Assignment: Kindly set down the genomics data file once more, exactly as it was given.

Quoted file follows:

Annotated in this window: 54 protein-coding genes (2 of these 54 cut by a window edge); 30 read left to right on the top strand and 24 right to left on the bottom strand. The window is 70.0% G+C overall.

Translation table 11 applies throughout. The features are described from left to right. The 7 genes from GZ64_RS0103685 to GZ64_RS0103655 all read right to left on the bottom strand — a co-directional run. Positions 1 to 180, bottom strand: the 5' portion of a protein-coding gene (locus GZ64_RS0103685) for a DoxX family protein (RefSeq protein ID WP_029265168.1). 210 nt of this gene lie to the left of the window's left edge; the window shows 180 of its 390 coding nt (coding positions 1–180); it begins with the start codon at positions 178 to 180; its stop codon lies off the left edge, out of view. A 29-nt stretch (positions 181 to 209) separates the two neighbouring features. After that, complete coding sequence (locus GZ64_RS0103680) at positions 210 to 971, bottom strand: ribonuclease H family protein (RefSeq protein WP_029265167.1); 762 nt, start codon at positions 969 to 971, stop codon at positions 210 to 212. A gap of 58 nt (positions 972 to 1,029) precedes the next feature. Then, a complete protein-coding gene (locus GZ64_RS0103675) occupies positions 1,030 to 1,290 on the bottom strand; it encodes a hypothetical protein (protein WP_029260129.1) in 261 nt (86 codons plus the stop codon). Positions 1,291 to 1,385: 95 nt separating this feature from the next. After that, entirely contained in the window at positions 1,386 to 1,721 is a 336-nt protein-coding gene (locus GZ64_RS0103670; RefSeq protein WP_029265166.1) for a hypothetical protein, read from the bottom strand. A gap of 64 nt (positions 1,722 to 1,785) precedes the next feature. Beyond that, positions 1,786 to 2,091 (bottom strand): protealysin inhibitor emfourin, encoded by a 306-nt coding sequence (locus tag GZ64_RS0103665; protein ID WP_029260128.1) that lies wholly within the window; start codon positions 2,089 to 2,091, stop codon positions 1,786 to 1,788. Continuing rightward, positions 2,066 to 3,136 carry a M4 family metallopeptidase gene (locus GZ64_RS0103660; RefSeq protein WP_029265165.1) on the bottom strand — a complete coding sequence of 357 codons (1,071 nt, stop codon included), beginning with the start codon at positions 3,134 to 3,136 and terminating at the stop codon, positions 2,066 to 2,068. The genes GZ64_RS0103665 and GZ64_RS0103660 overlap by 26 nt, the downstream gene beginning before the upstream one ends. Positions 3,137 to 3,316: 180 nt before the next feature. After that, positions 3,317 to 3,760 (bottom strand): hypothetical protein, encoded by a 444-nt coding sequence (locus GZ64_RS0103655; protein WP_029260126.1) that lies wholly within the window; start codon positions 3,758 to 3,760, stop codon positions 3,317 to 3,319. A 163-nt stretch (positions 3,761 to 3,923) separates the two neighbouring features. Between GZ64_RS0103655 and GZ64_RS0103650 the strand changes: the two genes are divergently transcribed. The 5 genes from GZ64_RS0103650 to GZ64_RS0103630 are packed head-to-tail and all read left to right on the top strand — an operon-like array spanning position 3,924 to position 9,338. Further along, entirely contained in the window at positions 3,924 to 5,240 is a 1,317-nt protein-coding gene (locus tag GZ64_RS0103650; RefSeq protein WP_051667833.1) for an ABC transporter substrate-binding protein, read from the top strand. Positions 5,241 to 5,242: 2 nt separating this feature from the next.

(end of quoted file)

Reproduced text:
Annotated in this window: 54 protein-coding genes (2 of these 54 cut by a window edge); 30 read left to right on the top strand and 24 right to left on the bottom strand. The window is 70.0% G+C overall.

Translation table 11 applies throughout. The features are described from left to right. The 7 genes from GZ64_RS0103685 to GZ64_RS0103655 all read right to left on the bottom strand — a co-directional run. Positions 1 to 180, bottom strand: the 5' portion of a protein-coding gene (locus GZ64_RS0103685) for a DoxX family protein (RefSeq protein ID WP_029265168.1). 210 nt of this gene lie to the left of the window's left edge; the window shows 180 of its 390 coding nt (coding positions 1–180); it begins with the start codon at positions 178 to 180; its stop codon lies off the left edge, out of view. A 29-nt stretch (positions 181 to 209) separates the two neighbouring features. After that, complete coding sequence (locus GZ64_RS0103680) at positions 210 to 971, bottom strand: ribonuclease H family protein (RefSeq protein WP_029265167.1); 762 nt, start codon at positions 969 to 971, stop codon at positions 210 to 212. A gap of 58 nt (positions 972 to 1,029) precedes the next feature. Then, a complete protein-coding gene (locus GZ64_RS0103675) occupies positions 1,030 to 1,290 on the bottom strand; it encodes a hypothetical protein (protein WP_029260129.1) in 261 nt (86 codons plus the stop codon). Positions 1,291 to 1,385: 95 nt separating this feature from the next. After that, entirely contained in the window at positions 1,386 to 1,721 is a 336-nt protein-coding gene (locus GZ64_RS0103670; RefSeq protein WP_029265166.1) for a hypothetical protein, read from the bottom strand. A gap of 64 nt (positions 1,722 to 1,785) precedes the next feature. Beyond that, positions 1,786 to 2,091 (bottom strand): protealysin inhibitor emfourin, encoded by a 306-nt coding sequence (locus tag GZ64_RS0103665; protein ID WP_029260128.1) that lies wholly within the window; start codon positions 2,089 to 2,091, stop codon positions 1,786 to 1,788. Continuing rightward, positions 2,066 to 3,136 carry a M4 family metallopeptidase gene (locus GZ64_RS0103660; RefSeq protein WP_029265165.1) on the bottom strand — a complete coding sequence of 357 codons (1,071 nt, stop codon included), beginning with the start codon at positions 3,134 to 3,136 and terminating at the stop codon, positions 2,066 to 2,068. The genes GZ64_RS0103665 and GZ64_RS0103660 overlap by 26 nt, the downstream gene beginning before the upstream one ends. Positions 3,137 to 3,316: 180 nt before the next feature. After that, positions 3,317 to 3,760 (bottom strand): hypothetical protein, encoded by a 444-nt coding sequence (locus GZ64_RS0103655; protein WP_029260126.1) that lies wholly within the window; start codon positions 3,758 to 3,760, stop codon positions 3,317 to 3,319. A 163-nt stretch (positions 3,761 to 3,923) separates the two neighbouring features. Between GZ64_RS0103655 and GZ64_RS0103650 the strand changes: the two genes are divergently transcribed. The 5 genes from GZ64_RS0103650 to GZ64_RS0103630 are packed head-to-tail and all read left to right on the top strand — an operon-like array spanning position 3,924 to position 9,338. Further along, entirely contained in the window at positions 3,924 to 5,240 is a 1,317-nt protein-coding gene (locus tag GZ64_RS0103650; RefSeq protein WP_051667833.1) for an ABC transporter substrate-binding protein, read from the top strand. Positions 5,241 to 5,242: 2 nt separating this feature from the next.